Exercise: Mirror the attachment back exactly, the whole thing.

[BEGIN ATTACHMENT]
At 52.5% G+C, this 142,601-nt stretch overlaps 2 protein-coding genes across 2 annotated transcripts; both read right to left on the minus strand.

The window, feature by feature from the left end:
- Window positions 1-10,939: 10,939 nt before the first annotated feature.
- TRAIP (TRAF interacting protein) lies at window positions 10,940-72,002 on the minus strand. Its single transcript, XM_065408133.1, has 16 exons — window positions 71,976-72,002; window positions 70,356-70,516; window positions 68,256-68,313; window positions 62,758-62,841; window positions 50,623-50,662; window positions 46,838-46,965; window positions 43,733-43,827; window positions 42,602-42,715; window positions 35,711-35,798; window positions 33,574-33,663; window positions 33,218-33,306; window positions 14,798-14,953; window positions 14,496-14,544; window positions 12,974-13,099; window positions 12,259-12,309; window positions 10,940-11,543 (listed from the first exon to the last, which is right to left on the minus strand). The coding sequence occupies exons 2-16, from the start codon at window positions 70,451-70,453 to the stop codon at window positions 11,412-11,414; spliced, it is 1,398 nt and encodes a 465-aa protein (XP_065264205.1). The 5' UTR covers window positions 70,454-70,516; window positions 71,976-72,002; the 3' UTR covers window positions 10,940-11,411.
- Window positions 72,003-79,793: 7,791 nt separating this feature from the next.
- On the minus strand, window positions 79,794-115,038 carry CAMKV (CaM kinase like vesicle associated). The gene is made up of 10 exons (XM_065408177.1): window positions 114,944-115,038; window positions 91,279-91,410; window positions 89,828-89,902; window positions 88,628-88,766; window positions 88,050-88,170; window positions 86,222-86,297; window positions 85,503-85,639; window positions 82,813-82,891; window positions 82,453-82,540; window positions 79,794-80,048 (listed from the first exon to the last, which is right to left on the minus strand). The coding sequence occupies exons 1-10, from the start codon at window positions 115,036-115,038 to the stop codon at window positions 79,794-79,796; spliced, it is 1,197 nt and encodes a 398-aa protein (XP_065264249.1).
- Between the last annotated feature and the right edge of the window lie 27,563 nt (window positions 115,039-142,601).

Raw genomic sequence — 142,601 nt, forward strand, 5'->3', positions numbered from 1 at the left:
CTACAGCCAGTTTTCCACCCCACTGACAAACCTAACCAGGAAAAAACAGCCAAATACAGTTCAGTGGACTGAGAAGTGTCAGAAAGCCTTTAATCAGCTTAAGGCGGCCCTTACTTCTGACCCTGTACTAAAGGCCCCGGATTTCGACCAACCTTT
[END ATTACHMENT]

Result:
At 52.5% G+C, this 142,601-nt stretch overlaps 2 protein-coding genes across 2 annotated transcripts; both read right to left on the minus strand.

The window, feature by feature from the left end:
- Window positions 1-10,939: 10,939 nt before the first annotated feature.
- TRAIP (TRAF interacting protein) lies at window positions 10,940-72,002 on the minus strand. Its single transcript, XM_065408133.1, has 16 exons — window positions 71,976-72,002; window positions 70,356-70,516; window positions 68,256-68,313; window positions 62,758-62,841; window positions 50,623-50,662; window positions 46,838-46,965; window positions 43,733-43,827; window positions 42,602-42,715; window positions 35,711-35,798; window positions 33,574-33,663; window positions 33,218-33,306; window positions 14,798-14,953; window positions 14,496-14,544; window positions 12,974-13,099; window positions 12,259-12,309; window positions 10,940-11,543 (listed from the first exon to the last, which is right to left on the minus strand). The coding sequence occupies exons 2-16, from the start codon at window positions 70,451-70,453 to the stop codon at window positions 11,412-11,414; spliced, it is 1,398 nt and encodes a 465-aa protein (XP_065264205.1). The 5' UTR covers window positions 70,454-70,516; window positions 71,976-72,002; the 3' UTR covers window positions 10,940-11,411.
- Window positions 72,003-79,793: 7,791 nt separating this feature from the next.
- On the minus strand, window positions 79,794-115,038 carry CAMKV (CaM kinase like vesicle associated). The gene is made up of 10 exons (XM_065408177.1): window positions 114,944-115,038; window positions 91,279-91,410; window positions 89,828-89,902; window positions 88,628-88,766; window positions 88,050-88,170; window positions 86,222-86,297; window positions 85,503-85,639; window positions 82,813-82,891; window positions 82,453-82,540; window positions 79,794-80,048 (listed from the first exon to the last, which is right to left on the minus strand). The coding sequence occupies exons 1-10, from the start codon at window positions 115,036-115,038 to the stop codon at window positions 79,794-79,796; spliced, it is 1,197 nt and encodes a 398-aa protein (XP_065264249.1).
- Between the last annotated feature and the right edge of the window lie 27,563 nt (window positions 115,039-142,601).

Raw genomic sequence — 142,601 nt, forward strand, 5'->3', positions numbered from 1 at the left:
CTACAGCCAGTTTTCCACCCCACTGACAAACCTAACCAGGAAAAAACAGCCAAATACAGTTCAGTGGACTGAGAAGTGTCAGAAAGCCTTTAATCAGCTTAAGGCGGCCCTTACTTCTGACCCTGTACTAAAGGCCCCGGATTTCGACCAACCTTT